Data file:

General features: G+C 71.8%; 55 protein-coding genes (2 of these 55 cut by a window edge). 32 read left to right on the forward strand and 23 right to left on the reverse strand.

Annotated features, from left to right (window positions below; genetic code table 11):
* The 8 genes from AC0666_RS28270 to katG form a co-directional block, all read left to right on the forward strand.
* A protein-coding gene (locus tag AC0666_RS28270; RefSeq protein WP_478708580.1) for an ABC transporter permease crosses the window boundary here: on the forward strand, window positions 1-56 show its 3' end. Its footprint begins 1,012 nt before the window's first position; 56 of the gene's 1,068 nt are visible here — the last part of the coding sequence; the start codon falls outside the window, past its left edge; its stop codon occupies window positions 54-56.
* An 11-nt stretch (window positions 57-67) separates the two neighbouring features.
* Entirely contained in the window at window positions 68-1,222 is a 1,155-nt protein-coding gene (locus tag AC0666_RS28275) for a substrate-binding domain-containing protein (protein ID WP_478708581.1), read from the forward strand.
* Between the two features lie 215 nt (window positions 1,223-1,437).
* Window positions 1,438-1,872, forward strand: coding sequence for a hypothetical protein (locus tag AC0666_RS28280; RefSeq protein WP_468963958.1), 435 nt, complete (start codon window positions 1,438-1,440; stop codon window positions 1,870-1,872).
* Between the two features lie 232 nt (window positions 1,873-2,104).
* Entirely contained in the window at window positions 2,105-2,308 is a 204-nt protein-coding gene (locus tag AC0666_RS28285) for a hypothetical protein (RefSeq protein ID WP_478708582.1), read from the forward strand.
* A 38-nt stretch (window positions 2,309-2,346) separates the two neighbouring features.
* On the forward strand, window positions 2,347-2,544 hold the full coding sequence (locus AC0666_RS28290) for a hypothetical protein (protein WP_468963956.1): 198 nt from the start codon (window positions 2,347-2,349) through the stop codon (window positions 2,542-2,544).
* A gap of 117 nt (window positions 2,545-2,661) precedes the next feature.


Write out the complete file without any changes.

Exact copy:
General features: G+C 71.8%; 55 protein-coding genes (2 of these 55 cut by a window edge). 32 read left to right on the forward strand and 23 right to left on the reverse strand.

Annotated features, from left to right (window positions below; genetic code table 11):
* The 8 genes from AC0666_RS28270 to katG form a co-directional block, all read left to right on the forward strand.
* A protein-coding gene (locus tag AC0666_RS28270; RefSeq protein WP_478708580.1) for an ABC transporter permease crosses the window boundary here: on the forward strand, window positions 1-56 show its 3' end. Its footprint begins 1,012 nt before the window's first position; 56 of the gene's 1,068 nt are visible here — the last part of the coding sequence; the start codon falls outside the window, past its left edge; its stop codon occupies window positions 54-56.
* An 11-nt stretch (window positions 57-67) separates the two neighbouring features.
* Entirely contained in the window at window positions 68-1,222 is a 1,155-nt protein-coding gene (locus tag AC0666_RS28275) for a substrate-binding domain-containing protein (protein ID WP_478708581.1), read from the forward strand.
* Between the two features lie 215 nt (window positions 1,223-1,437).
* Window positions 1,438-1,872, forward strand: coding sequence for a hypothetical protein (locus tag AC0666_RS28280; RefSeq protein WP_468963958.1), 435 nt, complete (start codon window positions 1,438-1,440; stop codon window positions 1,870-1,872).
* Between the two features lie 232 nt (window positions 1,873-2,104).
* Entirely contained in the window at window positions 2,105-2,308 is a 204-nt protein-coding gene (locus tag AC0666_RS28285) for a hypothetical protein (RefSeq protein ID WP_478708582.1), read from the forward strand.
* A 38-nt stretch (window positions 2,309-2,346) separates the two neighbouring features.
* On the forward strand, window positions 2,347-2,544 hold the full coding sequence (locus AC0666_RS28290) for a hypothetical protein (protein WP_468963956.1): 198 nt from the start codon (window positions 2,347-2,349) through the stop codon (window positions 2,542-2,544).
* A gap of 117 nt (window positions 2,545-2,661) precedes the next feature.